https://www.drroyspencer.com/2022/11/de-urbanization-of-surface-temperatures-with-the-landsat-based-built-up-dataset/

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  2. What Watts does have going for him is physical proof of poorly placed stations in the report (pictures) and his study from 2011. So something here is not right. Yes, it all looks the same at the very end, but pictures don't lie?

    https://agupubs.onlinelibrary.wiley.com/doi/full/10.1029/2010JD015146

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    1. Well, pictures of some stations, which he says were poorly placed, some time in the past. 128 out of about 10000, so there is ample scope for cherry-picking. But physical proof? It's all subjective. Asphalt? Don't like the look of that. Building nearby? You can write those things down, but do they really affect the measured temperature? There is no physical proof of that, except the end result, which says they don't.

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    2. Hey Walter! A better scientific study would be not to say "huh these temperature sites look fishy" and just stop there, but to actually *test* whether or not the "questionable" part of the siting makes a difference. "Here is a question" isn't usually publication-worthy in and of itself: you need to do the work to provide an answer. Quantify the degree to which the "poor siting" actually makes a difference, if it does at all.

      If you *don't* do that work, then no, you don't have physical proof of poorly placed stations.

      My *loose* understanding is that other scientists have already done this work, and shown that most problems (like asphalt being put in near a station) are easily adjusted for; they present as a one-time step-change in the temperature anomaly that can be identified and then adjusted for.

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  3. He did include in his report the effect that poor station siting has on the trend over time from 1979 to 2008. The effect was almost double when compared to stations that were properly sited. He also cited in his references (#32) Fall et al. 2011, of which he was also an author, but you and Nick didn't address that.

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    1. What I am doing is preliminary, but I am currently exploring the impact of poor station siting on temperature distribution for a single month. My findings suggest that inadequate placement reduces variability in the daily diurnal cycle, consequently affecting variability in the daily average, the monthly average, and ultimately the annual average. Station B (green) is placed on a sidewalk; I know this because I have visited the station.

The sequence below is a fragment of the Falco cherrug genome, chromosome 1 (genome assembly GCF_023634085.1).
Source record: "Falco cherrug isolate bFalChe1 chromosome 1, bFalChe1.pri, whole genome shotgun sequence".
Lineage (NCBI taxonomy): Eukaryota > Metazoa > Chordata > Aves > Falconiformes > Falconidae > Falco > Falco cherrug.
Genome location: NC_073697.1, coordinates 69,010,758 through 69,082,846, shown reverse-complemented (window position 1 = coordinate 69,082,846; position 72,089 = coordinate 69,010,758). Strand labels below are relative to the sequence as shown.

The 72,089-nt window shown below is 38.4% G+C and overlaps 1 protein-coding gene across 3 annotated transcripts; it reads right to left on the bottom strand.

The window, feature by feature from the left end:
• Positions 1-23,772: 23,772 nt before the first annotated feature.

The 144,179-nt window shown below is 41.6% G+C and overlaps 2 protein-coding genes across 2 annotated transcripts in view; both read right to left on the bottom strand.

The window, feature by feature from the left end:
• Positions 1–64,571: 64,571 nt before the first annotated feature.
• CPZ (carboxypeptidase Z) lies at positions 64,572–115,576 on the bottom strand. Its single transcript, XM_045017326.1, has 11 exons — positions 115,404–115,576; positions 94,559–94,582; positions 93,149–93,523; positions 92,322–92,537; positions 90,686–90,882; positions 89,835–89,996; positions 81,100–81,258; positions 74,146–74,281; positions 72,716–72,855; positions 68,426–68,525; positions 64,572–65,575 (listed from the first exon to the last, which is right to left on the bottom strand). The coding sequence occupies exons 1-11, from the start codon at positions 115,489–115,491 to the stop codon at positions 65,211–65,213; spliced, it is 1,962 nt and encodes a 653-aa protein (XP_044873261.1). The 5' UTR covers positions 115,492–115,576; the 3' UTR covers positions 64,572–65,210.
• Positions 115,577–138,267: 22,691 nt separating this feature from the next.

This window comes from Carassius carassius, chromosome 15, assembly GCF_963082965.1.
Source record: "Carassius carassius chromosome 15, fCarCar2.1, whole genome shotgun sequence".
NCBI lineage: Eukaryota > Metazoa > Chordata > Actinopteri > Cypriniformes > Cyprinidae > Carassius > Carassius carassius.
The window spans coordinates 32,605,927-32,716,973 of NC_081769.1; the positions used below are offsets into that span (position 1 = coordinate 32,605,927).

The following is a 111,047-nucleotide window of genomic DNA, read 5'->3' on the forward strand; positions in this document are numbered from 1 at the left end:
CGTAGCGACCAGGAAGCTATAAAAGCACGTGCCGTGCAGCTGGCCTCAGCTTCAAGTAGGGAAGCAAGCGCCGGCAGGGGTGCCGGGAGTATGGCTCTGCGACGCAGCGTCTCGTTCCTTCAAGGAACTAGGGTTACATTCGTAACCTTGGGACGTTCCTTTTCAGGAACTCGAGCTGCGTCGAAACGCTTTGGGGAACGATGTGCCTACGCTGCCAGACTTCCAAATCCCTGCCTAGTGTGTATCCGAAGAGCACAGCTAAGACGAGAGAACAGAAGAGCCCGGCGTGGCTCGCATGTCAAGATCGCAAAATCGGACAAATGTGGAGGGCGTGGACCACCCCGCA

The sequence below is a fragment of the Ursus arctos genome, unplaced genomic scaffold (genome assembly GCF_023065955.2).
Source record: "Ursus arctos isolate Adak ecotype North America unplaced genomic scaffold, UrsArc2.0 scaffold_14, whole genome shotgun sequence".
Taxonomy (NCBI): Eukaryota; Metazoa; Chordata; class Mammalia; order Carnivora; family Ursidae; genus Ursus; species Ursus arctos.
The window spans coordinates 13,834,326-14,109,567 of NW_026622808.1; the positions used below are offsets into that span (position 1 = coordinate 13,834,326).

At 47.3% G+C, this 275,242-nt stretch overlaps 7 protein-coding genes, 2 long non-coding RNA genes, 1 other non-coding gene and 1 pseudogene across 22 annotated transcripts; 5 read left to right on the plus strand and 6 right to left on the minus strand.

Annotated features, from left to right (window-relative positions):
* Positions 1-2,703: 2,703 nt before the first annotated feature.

https://imgur.com/pXBtqbJ

      https://imgur.com/Mn2NYy9

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  4. Walter,
    "He also cited in his references (#32) Fall et al. 2011, of which he was also an author, but you and Nick didn't address that."

    Who else didn't address it is WUWT, in the 2022 article on the report, or the report itself. Yes, there is a footnote 32 in the "bombshell" report, but what it says is:

    "After an extensive peer-reviewed process, the Surface Stations project authors published a 2011 report coming to a very different conclusion than the NCDC authors.32 The paper incorporated comprehensive data analysis from both well-sited and poorly-sited stations, using a larger sample size of stations than NCDC’s 2010 report, while remaining true to the NCDC’s rating approach. The 2011 paper concluded, “According to the best-sited stations, the diurnal temperature range (DTR) in the lower 48 states has no century-scale trend.”33"

    Not a difference in trend of temperature, but a difference in trend of diurnal range. Weak tea. The Fall et al Fig 4 showed that the adjusted Tavg showed no trend difference at all with CRN rating. For TMAX, CRN class 1/2 showed the highest trend, balanced by a low trend for Tmin.

    ReplyDelete